A woman and girls stand amid structures made of branchesA woman speaks to girls about to descend a path into a group of palm trees"Hiking Adventures Girl Scouts explore a desert palm oasis" (News.bytes Extra)
Thirty young Daisy, Brownie and Junior Girl Scouts met with BLM staff last weekend at the Palm Springs Visitor Center. Troops from Corona and Riverside came to learn Leave No Trace skills, map and compass orientation and hiking, before heading to the The Agua Caliente Band of Cahuilla Indians' Palm Canyon.


Man applauds as woman holds plaque"BLM honors SIFC dispatcher Katey Lewis for support during shooting incident" (BLM-California news release, 2/10/10)
Katey Lewis, a Lassen National Forest dispatcher at the Susanville Interagency Fire Center, has been honored for her outstanding support to the U. S. Bureau of Land Management’s law enforcement program. Lewis received the commendation Friday, Feb. 19.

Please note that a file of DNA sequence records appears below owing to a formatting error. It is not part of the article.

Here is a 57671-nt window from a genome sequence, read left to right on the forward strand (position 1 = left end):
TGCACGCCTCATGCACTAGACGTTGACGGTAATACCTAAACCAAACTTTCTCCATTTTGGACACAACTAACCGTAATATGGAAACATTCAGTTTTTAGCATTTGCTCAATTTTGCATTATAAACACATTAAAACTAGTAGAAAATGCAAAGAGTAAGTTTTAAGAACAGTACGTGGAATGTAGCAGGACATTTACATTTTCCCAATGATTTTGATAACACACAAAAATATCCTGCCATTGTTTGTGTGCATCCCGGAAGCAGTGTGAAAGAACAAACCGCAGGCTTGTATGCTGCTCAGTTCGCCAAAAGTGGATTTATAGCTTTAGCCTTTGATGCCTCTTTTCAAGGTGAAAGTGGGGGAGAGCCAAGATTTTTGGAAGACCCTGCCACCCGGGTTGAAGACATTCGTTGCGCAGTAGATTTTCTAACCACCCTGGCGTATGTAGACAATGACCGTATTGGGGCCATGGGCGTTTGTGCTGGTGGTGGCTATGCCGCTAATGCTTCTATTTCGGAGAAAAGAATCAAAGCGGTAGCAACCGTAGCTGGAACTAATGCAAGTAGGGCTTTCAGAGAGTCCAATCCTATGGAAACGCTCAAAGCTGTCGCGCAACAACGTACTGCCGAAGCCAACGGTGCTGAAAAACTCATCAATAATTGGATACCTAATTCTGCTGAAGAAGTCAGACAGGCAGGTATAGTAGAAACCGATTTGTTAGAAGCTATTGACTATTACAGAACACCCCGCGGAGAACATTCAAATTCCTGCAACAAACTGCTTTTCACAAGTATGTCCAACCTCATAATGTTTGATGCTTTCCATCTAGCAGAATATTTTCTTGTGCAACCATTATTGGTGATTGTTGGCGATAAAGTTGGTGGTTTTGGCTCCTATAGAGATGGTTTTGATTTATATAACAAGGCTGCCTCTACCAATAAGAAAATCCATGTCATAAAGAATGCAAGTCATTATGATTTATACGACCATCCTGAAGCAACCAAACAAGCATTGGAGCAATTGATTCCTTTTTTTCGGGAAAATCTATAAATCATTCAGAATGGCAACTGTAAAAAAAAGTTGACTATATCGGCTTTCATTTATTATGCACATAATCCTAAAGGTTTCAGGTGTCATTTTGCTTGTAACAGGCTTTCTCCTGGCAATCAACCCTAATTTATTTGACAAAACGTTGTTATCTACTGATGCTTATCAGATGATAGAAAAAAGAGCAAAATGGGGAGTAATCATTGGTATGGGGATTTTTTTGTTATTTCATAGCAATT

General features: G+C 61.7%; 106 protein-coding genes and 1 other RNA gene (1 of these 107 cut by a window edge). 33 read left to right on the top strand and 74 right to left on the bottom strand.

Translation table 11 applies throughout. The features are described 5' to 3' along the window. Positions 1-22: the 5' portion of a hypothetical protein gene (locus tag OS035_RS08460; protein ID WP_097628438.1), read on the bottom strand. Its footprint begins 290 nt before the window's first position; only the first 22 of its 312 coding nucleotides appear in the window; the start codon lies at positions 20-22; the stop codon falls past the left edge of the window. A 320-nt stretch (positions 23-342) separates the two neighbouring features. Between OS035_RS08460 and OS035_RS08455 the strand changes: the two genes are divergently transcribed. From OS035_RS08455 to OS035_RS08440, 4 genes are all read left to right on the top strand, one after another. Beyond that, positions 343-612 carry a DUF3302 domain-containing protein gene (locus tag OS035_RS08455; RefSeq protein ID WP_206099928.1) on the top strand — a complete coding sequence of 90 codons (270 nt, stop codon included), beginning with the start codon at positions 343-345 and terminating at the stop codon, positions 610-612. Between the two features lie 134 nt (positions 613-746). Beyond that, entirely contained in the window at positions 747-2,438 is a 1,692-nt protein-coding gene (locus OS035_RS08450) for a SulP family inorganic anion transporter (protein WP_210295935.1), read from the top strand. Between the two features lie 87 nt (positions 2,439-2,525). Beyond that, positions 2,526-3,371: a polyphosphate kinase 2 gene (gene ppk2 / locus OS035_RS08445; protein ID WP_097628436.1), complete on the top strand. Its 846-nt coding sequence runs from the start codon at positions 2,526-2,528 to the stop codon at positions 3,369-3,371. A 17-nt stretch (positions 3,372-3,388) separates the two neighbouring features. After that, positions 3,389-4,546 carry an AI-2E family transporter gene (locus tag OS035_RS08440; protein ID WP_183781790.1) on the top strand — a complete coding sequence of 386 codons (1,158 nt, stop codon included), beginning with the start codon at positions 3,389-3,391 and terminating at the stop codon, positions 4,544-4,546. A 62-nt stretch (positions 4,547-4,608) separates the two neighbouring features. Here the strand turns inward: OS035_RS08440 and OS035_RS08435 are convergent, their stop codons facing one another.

RELATED: "BLM honors dispatcher for support during shooting incident" (News.bytes Extra)
Photos from the presentation.

"Sheep return to graze Fort Ord land" (Monterey County Herald, 2/24/10)
"The four-legged lawn mowers are back. About 3,000 sheep will spend five months grazing the grassy hills in the Fort Ord area ... 'We use them as lawn mowers for the fire hazard reduction,' said Bruce Delgado, Bureau of Land Management botanist. 'They tend to preferentially graze the non-native grasses, which is good for us because we're trying to encourage the growth of native grasses'."

"California wild horse and burro adoption schedule"
Upcoming adoption events include March 6 in Redlands, March 20 in Los Banos and Valley Center, and April 10 in Redding and at the San Bernardino Rodeo Grounds in Devore.

A woman stand among greenhouse plants"Growing program: Learning is hands-on at college farm" (Redding Record Searchlight, 2/20/10)